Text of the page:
7
$\begingroup$

I have a relatively simple convex optimization problem that involves less than 100 variables but contains a terribly ill-conditioned matrix. I have tried CVX and CPLEX; even though both can typically solve the problem in about 1 second, both fail when the condition number of the matrix becomes very large. An arbitrary-precision solver would be able to solve this problem quickly and accurately. Does any such implementation exist?

Note: The conditioning of the problem has been considered in detail and is not part of this question. I'm just asking about software.

$\endgroup$
  • 3
    $\begingroup$ If the matrix is terribly ill-conditioned, there's always the possibility that you're "asking the wrong question"; see if you can reformulate your original problem so that you don't have to deal with ill-conditioned matrices. $\endgroup$ – J. M. Nov 30 '11 at 6:56
  • $\begingroup$ You are using a penalty method, aren't you? Didn't we have this discussion last week? ;-) Can you build any of your favorite optimization packages with __float128? That would probably be enough to handle your penalty. $\endgroup$ – Jed Brown Nov 30 '11 at 7:04
  • 1
    $\begingroup$ Instead of penalties, could you use constraints and an active set method? $\endgroup$ – Matt Knepley Nov 30 '11 at 13:54
  • $\begingroup$ The ill-conditioning is unrelated to the penalty formulation. I originally tried it as a constrained feasibility problem and got worse results. $\endgroup$ – David Ketcheson Nov 30 '11 at 15:12
  • 1
    $\begingroup$ Have you considered B-splines or radial basis functions for your basis? $\endgroup$ – rcollyer Nov 30 '11 at 19:41
3
$\begingroup$

As far as I know, there is no complete library that does what you are looking for, but parts of it are available. MPMath is an arbitrary precision library for Python that contains a matrix module with linear algebra functionality. It should not be too difficult to implement a convex solver with this library.

Note. I agree with the comments above. If a numerical problem is terribly ill-conditioned, I'd recommend that you understand why, and try to improve the description of the problem to lower the condition number.

$\endgroup$
  • $\begingroup$ I know almost nothing about implementing a convex solver, but if somebody wanted to do it that would be wonderful. $\endgroup$ – David Ketcheson Dec 2 '11 at 15:23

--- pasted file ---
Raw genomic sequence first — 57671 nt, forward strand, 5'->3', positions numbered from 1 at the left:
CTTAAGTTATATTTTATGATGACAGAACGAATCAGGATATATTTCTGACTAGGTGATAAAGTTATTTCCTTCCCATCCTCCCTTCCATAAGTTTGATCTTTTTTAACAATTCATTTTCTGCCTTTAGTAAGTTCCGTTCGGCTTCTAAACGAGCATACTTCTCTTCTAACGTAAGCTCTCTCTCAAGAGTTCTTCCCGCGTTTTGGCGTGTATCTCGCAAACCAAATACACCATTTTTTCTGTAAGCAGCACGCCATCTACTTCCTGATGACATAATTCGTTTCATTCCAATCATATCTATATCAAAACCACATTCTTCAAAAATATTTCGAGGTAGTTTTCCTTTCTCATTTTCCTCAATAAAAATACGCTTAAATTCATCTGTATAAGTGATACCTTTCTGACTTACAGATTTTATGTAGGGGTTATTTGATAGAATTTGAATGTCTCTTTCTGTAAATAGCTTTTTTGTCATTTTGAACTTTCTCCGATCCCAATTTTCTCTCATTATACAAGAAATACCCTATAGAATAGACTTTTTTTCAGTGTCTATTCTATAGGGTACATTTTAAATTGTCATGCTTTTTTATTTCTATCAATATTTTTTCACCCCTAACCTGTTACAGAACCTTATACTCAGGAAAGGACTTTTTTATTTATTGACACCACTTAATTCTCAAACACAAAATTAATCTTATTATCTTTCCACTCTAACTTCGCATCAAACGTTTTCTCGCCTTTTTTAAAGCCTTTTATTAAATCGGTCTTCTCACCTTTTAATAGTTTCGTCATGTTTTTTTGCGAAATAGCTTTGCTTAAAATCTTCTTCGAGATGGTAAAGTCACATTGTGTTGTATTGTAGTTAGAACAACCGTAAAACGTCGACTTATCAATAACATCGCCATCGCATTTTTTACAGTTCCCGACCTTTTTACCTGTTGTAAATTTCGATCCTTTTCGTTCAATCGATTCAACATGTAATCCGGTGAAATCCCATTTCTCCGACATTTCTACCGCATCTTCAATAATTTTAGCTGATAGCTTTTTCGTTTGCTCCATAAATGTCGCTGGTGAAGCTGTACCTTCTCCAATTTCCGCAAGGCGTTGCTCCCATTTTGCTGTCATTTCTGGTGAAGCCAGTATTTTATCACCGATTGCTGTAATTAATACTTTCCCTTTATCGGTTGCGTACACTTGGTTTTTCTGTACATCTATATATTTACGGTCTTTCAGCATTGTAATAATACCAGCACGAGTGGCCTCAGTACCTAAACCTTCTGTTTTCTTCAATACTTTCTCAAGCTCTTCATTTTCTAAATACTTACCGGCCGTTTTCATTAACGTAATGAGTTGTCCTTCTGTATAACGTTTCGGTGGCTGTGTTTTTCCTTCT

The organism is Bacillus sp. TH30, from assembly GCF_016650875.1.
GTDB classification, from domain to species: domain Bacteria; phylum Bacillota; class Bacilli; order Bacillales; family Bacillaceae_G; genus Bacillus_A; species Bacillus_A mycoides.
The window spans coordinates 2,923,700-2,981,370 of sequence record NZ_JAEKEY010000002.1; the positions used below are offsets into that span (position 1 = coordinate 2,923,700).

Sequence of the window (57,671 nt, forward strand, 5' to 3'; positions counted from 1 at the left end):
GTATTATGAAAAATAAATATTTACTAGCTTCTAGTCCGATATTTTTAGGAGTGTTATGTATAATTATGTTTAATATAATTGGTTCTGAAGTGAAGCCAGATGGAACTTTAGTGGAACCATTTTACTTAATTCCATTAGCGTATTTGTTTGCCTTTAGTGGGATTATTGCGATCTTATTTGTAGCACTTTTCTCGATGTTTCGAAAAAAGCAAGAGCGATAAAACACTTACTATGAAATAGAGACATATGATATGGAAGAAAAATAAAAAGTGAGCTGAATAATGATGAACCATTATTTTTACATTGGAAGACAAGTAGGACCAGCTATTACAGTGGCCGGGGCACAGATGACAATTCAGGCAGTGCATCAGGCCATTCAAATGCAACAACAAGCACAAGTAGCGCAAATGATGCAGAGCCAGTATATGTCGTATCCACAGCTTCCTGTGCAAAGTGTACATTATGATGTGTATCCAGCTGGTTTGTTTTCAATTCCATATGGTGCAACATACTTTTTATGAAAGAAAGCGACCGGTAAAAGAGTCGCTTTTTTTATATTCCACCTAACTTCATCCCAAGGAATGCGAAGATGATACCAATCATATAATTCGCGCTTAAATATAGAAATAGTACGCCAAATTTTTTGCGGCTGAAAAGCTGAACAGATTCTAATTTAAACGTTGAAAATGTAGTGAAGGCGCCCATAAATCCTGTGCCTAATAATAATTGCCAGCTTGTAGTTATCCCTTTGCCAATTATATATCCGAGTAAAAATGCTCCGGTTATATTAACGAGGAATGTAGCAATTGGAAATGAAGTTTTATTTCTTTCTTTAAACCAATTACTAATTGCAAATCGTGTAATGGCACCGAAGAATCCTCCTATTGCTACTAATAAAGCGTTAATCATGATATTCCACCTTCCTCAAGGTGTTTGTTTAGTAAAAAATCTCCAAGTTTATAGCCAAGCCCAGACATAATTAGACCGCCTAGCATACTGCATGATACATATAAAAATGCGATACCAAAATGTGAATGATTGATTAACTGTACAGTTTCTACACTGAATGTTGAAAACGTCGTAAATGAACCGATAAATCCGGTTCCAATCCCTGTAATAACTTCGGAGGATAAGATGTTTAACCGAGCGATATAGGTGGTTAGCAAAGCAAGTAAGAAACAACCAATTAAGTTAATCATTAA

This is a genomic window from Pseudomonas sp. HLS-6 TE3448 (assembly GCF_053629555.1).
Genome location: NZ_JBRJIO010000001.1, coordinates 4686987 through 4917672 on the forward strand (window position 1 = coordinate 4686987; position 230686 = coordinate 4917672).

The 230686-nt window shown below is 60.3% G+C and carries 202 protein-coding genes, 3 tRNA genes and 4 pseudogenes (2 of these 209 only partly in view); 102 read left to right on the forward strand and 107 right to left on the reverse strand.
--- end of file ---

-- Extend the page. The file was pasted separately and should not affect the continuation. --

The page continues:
• $\begingroup$ I have trouble with this answer only because "implement a convex solver" can range from "let's implement Newton's method" to something like "let's flesh out an SQP algorithm with good initial guess and adaptive step-size heuristics". It's absolutely correct in principle, but nontrivial (and probably slightly time-consuming) in practice. Also, from an optimization perspective, it's probably not research-worthy on its own unless you can demonstrate it on a class of ill-conditioned problems that are important in practice (maybe David's problems would suffice?). $\endgroup$ – Geoff Oxberry Feb 24 '12 at 3:41
2
$\begingroup$

''I don't know how to choose a polynomial basis that is well conditioned with respect to arbitrary sets of points in the complex plane.''

If the set of points is bounded, a good basis of polynomials of degree $d$ to use is the Lagrange polynomials of $d+1$ reasonably spaced point along an enclosing contour. This will give you far better results than a multiprecision solution of a problem involving a Vandermonde matrix.

$\endgroup$
  • $\begingroup$ Thanks; that's exactly what we're using in order to improve conditioning, but eventually it still gets bad. $\endgroup$ – David Ketcheson Jul 17 '12 at 14:23
1
$\begingroup$

Here is complete (with the exception of sparse matrices) package for linear algebra in arbitrary precision:

Multiprecision Computing Toolbox for MATLAB

It integrates smoothly with Matlab and provides routines for all common operations from determinants to SVD and eigenvalues.

Actually it also covers other areas - numerical integration, optimization, ode, special functions, etc.

As for function minimization you could try Nelder–Mead simplex method (fminsearch) implemented in the toolbox too.

$\endgroup$

Your Answer

By clicking “Post Your Answer”, you agree to our terms of service, privacy policy and cookie policy

Not the answer you're looking for? Browse other questions tagged or ask your own question.